Ealing Council Going Round the Bend?
Southfield Recreation Ground path saga continues
The seemingly simple and possibly unnecessary task of making changes to a path in a local park has turned into something of a saga. Work done last month is now being ripped up and started again.
Park users were sceptical when they initially noticed work commencing on the reconfiguration of the path through Southfield Recreation Ground. There was general puzzlement as to why the work was being undertaken and why the expense was considered worth taking on in the first place.
However, soon after the project was completed barriers went up around the site of the original work at the north end of the park. In response to a number of messages from local people about this we contacted the Council.
A council spokesperson responded, "Ealing carried out a site inspection of the paths earlier this month, and discovered that the work done at the north end of the park did not match the plans. The contractors were instructed to redo the work correctly and it is expected that they will do this at their own expense."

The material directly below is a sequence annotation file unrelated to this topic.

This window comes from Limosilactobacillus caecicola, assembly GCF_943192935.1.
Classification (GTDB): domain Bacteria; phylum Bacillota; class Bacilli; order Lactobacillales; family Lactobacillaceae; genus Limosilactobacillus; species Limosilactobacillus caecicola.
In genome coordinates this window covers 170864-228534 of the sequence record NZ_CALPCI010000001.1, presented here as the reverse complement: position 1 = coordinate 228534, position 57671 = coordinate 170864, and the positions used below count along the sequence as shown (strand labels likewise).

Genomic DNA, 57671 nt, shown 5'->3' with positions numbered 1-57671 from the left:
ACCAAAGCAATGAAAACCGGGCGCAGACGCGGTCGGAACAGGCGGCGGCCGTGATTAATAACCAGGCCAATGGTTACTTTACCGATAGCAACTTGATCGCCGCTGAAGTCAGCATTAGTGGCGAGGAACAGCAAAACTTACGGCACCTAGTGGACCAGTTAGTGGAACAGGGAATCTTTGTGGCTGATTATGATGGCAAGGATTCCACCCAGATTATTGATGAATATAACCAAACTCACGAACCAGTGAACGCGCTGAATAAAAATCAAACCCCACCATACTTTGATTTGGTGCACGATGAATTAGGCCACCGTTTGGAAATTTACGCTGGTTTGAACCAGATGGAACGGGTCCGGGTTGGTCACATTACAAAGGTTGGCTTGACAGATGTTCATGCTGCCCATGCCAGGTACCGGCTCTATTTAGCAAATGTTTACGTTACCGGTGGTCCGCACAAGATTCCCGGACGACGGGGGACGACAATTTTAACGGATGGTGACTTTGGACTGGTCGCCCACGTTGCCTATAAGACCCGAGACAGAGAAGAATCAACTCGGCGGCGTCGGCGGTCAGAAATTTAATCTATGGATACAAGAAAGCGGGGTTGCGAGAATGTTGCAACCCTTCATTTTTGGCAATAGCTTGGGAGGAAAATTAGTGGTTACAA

One local resident who regularly walks in the park said, "There was never a problem with these paths and I have never met anyone who thought they needed changing. What we will be left with is an unsightly patchwork of different coloured tarmac which will be an ugly monument to waste and incompetence. "
The initial work rounded the edges of the path at a crossroads just by an alleyway that exits the park at its north end.
Southfield ward councillor Gary Malcolm said: "It is sad that a relatively simple set of works is going to have to be redone. The aim was to ensure that both cyclists and pedestrians can use the park with less conflict. Over the past few years there has been a large increase in cyclists and a few near misses. The Southfield Liberal Democrats want to see more people cycling so people don't have to rely so much on cars - but we wish this to be done safely. I hope the Council take measures to ensure it monitors its contractors better in the future."
Another park user said, "I can't understand the thinking behind the work but the changes if anything seem to have marginally added to the danger of kids on bikes and roller blades steaming around the corner at this junction and crashing into something. The right angled turns made them slowdown to a certain extent."
August 26, 2010